Could the Washington Nationals Have Landed Aroldis Chapman?

Farid RushdiAnalyst IJanuary 10, 2010

SAN DIEGO - MARCH 15: Aroldis Chapman #52 of team Cuba pitches against team Japan during the 2009 World Baseball Classic Round 2 Pool 1 match on March 15, 2009 at Petco Park in San Diego, California.  (Photo by Donald Miralle/Getty Images)
Donald Miralle/Getty Images

UPDATE: Passan now thinks Chapman has signed with a National League Central team, but he's not sure at this point. Watch for updates.’s Jeff Passan has announced that Cuban defector Aroldis Chapman has agreed to terms with a National League team and has flown from Miami to sign his contract.


There were only two senior circuit teams known to have any interest in the 22-year-old pitcher who remind many of Randy Johnson at the same age, the Florida Marlins and the Washington Nationals.


If Chapman signed with the Marlins, I doubt he’d need to leave Miami to sign his contract.


The deal is reported to be in excess of $30 million, certainly spread out over multiple years.


It’s a National League team. The Marlins reportedly dropped out days ago.


Said Luke Adams at this morning, “On Friday ,'s Jon Heyman named the Nationals and Marlins as two interested NL teams, but Florida's last bid was around $16MM, so it's unlikely that they nearly doubled their offer to the lefty. Earlier in the week, we heard that the Astros and Mets were out of the running for Chapman. Washington looks like the favorite, but we'll have to wait for more details on this one.”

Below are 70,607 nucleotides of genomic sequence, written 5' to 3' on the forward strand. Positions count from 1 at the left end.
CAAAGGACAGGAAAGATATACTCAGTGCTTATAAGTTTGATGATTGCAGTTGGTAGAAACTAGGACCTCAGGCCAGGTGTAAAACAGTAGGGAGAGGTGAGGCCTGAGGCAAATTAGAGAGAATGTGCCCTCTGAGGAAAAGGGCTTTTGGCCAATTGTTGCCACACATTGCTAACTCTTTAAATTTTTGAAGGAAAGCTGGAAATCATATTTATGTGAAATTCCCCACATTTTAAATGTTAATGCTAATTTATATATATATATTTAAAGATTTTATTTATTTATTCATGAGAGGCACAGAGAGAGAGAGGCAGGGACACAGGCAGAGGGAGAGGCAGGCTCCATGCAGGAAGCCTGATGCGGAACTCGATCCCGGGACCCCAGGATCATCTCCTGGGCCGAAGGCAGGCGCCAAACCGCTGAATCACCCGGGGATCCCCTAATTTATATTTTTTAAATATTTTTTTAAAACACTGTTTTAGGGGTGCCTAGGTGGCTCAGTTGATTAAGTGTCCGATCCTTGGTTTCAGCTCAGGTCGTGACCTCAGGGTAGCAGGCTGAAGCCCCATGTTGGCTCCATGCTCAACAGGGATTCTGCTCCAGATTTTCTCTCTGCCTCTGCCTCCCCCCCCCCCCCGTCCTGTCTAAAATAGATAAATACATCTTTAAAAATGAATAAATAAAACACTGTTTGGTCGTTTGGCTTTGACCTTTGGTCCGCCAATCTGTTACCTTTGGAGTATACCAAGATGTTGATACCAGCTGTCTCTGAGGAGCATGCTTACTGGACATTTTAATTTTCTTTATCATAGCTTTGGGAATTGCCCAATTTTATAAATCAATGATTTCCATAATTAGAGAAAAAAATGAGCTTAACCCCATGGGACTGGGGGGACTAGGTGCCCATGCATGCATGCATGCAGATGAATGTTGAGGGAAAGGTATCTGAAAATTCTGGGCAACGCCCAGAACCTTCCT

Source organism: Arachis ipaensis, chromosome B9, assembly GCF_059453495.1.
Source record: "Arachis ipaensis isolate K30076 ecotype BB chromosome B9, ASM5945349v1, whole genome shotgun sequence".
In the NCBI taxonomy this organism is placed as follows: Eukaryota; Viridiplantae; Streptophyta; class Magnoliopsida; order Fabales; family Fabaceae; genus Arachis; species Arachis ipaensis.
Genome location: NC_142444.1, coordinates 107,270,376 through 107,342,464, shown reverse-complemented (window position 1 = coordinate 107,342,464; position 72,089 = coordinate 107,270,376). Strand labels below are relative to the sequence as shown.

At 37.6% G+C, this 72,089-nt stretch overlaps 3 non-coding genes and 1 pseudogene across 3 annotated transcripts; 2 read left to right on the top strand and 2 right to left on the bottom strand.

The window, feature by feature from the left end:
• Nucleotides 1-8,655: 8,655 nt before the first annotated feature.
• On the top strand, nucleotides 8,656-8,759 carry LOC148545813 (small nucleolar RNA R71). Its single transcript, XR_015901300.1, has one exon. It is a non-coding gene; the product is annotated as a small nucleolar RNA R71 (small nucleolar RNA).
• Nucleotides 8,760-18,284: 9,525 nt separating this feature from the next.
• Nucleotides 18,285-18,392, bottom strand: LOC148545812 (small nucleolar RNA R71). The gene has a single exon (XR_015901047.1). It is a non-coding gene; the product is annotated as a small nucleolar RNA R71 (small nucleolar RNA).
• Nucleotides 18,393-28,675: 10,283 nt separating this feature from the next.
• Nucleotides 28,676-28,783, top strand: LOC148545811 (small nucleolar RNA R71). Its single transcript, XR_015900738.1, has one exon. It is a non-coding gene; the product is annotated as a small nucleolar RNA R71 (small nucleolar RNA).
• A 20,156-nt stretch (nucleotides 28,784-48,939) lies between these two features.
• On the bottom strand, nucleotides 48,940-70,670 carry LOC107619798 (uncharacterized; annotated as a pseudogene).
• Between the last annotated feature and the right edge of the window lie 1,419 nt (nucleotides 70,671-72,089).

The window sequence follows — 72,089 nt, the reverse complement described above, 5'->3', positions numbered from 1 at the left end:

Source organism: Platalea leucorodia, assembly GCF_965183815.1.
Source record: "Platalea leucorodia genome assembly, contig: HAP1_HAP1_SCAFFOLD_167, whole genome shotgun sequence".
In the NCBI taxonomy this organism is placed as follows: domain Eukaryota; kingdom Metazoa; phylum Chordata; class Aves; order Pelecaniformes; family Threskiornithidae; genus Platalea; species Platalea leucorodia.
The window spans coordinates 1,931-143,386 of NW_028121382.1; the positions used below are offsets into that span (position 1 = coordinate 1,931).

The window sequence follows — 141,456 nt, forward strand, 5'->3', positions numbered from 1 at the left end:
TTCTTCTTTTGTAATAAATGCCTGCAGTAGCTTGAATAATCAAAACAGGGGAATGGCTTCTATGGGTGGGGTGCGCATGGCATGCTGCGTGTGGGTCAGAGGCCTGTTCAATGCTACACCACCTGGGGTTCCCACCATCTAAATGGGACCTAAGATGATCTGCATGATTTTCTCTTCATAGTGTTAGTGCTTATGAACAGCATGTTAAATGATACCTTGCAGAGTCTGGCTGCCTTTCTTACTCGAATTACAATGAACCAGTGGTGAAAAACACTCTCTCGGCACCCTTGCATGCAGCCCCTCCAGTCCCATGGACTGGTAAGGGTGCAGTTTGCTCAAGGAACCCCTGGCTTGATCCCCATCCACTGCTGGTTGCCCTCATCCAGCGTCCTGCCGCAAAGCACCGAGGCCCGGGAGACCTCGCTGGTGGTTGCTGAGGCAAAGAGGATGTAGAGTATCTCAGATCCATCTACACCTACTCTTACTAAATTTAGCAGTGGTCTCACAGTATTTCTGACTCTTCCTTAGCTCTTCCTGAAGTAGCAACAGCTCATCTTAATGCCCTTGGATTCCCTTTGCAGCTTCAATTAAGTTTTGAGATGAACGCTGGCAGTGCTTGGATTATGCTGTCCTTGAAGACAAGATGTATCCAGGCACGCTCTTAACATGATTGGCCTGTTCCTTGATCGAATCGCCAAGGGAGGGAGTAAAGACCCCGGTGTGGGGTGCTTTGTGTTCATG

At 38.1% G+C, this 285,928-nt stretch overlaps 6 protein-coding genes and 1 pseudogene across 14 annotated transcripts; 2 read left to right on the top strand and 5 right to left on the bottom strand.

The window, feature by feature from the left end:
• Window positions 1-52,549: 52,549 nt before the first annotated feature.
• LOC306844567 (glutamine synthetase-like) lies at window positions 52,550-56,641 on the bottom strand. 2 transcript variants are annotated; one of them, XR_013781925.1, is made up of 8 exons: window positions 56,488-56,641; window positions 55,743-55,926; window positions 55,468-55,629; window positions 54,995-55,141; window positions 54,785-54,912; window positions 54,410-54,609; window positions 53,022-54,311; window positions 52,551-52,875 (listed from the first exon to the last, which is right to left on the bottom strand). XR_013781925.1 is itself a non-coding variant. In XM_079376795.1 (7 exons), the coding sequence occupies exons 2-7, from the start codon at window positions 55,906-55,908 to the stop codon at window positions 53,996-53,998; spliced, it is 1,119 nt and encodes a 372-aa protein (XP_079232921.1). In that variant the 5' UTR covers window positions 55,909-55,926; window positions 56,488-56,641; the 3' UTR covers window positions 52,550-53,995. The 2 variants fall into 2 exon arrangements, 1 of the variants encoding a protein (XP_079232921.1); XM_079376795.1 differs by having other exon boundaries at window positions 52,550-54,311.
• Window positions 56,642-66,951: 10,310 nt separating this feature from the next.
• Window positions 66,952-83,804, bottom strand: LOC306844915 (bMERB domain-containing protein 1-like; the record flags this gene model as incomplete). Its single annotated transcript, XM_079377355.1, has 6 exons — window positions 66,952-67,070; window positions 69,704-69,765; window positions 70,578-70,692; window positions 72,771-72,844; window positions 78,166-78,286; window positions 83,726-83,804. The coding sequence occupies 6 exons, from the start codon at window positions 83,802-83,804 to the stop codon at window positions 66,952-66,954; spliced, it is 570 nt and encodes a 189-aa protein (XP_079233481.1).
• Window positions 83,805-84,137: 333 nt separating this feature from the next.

Ken Rosenthal said on Friday that the Reds had some interest, but I doubt they are serious players.


Remember, Nationals GM Mike Rizzo likes to keep things out of the press until a deal is finalized. He was in Houston watching Chapman pitch a couple of weeks ago, and multiple sources have said that Washington was at the very least interested in the big Cuban defector.


Some scouts are concerned that he lacks command of his "other" pitches, that is, his pitches that don't travel 100+ mph. But he's 22, and Randy Johnson was very raw at that age. Once Johnson matured, he became the dominant pitcher of his era.


Others call Chapman a "once in a generation" pitcher.   Should the Nationals sign him, they would have TWO "once in a generation" pitchers.


I'd like that.


I wouldn’t get too excited, but it certainly seems a possibility at this point.


Stay tuned.